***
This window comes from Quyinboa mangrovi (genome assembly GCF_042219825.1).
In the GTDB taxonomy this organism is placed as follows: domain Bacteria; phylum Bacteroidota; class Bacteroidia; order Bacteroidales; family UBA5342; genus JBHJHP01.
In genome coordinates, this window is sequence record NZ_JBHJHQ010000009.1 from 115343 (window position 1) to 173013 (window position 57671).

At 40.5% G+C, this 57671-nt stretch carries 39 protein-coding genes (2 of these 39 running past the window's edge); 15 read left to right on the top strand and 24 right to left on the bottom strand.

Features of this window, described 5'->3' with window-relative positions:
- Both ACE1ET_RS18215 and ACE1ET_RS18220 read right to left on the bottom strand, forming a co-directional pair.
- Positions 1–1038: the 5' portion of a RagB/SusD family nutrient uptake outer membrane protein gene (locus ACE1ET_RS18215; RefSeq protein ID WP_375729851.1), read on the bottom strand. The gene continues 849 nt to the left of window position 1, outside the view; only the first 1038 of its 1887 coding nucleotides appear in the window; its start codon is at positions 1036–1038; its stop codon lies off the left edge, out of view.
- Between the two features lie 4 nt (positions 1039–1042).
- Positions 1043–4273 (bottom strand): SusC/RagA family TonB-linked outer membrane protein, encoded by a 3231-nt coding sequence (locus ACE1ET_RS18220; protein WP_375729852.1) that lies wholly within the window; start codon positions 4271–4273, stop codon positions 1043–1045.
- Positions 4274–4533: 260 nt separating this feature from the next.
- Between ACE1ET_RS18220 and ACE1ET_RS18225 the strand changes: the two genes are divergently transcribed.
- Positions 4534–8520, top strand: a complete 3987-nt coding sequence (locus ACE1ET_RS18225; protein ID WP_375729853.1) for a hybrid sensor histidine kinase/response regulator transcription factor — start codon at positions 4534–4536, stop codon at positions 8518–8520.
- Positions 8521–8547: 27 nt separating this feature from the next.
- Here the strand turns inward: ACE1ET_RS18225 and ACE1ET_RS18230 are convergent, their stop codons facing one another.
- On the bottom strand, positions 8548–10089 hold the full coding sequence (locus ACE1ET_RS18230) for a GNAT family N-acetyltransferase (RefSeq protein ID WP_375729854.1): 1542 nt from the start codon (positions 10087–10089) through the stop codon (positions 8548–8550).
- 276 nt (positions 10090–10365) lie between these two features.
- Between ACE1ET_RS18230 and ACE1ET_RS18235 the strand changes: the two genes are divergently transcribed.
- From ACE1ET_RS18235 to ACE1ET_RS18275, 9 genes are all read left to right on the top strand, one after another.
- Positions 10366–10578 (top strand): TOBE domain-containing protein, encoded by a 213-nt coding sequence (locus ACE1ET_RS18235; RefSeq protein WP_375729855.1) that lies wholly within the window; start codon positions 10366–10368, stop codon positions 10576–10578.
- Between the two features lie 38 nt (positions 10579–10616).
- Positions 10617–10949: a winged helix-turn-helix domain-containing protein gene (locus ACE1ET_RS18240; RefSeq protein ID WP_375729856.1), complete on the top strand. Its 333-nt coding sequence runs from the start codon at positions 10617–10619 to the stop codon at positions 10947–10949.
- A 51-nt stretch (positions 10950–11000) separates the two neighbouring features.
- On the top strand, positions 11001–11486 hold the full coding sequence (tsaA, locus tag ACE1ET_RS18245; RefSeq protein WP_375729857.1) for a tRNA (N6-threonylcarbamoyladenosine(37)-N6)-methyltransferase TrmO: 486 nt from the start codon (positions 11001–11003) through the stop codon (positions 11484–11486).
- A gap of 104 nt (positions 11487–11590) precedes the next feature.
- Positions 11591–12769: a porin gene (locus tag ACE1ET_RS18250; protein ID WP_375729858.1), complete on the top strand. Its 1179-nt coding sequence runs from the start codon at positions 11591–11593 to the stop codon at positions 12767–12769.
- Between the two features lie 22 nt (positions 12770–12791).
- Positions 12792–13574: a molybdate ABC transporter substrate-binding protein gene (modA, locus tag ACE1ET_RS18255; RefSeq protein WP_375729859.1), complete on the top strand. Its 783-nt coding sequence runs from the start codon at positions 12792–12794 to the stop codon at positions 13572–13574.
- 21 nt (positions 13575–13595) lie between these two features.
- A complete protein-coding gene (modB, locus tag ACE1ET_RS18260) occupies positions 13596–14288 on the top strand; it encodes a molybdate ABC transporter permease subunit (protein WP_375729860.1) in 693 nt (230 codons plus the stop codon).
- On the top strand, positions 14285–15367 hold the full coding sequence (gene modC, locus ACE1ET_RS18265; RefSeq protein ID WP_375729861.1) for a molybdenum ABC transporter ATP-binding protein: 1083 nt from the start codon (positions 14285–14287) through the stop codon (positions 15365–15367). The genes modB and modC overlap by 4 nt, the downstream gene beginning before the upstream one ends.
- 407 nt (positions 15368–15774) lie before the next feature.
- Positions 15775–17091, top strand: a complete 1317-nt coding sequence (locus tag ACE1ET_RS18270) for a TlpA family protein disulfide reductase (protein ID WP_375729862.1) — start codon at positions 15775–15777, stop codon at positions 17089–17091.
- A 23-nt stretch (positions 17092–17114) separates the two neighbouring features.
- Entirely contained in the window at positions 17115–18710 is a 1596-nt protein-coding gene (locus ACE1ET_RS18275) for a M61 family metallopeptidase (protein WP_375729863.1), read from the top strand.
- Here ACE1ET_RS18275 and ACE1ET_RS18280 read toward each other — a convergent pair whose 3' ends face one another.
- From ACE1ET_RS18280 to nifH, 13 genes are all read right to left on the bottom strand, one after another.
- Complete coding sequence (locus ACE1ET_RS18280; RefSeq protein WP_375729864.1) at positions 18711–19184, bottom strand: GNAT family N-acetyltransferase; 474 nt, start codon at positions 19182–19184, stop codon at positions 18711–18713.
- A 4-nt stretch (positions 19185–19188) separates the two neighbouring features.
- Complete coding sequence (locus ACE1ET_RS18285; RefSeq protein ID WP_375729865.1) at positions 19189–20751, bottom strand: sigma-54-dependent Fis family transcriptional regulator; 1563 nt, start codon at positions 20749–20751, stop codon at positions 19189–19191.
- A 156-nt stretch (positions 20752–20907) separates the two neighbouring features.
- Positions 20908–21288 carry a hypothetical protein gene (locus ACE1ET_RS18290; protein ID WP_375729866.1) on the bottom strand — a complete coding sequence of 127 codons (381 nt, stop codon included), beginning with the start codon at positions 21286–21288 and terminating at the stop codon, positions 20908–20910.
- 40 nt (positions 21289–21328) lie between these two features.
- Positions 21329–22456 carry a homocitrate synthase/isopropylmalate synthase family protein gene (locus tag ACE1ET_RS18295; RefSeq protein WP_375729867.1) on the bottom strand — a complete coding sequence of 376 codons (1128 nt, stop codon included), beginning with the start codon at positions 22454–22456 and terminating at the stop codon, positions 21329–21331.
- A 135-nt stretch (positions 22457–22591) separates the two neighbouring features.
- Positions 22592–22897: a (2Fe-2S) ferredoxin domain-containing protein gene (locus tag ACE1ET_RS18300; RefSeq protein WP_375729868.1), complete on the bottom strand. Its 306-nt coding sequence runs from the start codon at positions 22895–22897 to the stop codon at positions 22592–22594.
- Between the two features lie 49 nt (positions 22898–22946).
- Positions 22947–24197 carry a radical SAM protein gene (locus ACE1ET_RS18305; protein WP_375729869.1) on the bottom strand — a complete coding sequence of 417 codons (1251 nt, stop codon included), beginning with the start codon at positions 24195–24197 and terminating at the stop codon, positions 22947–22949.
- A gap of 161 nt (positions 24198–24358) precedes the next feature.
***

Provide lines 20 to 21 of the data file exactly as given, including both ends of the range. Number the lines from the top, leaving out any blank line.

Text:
- Between the two features lie 38 nt (positions 10579–10616).
- Positions 10617–10949: a winged helix-turn-helix domain-containing protein gene (locus ACE1ET_RS18240; RefSeq protein ID WP_375729856.1), complete on the top strand. Its 333-nt coding sequence runs from the start codon at positions 10617–10619 to the stop codon at positions 10947–10949.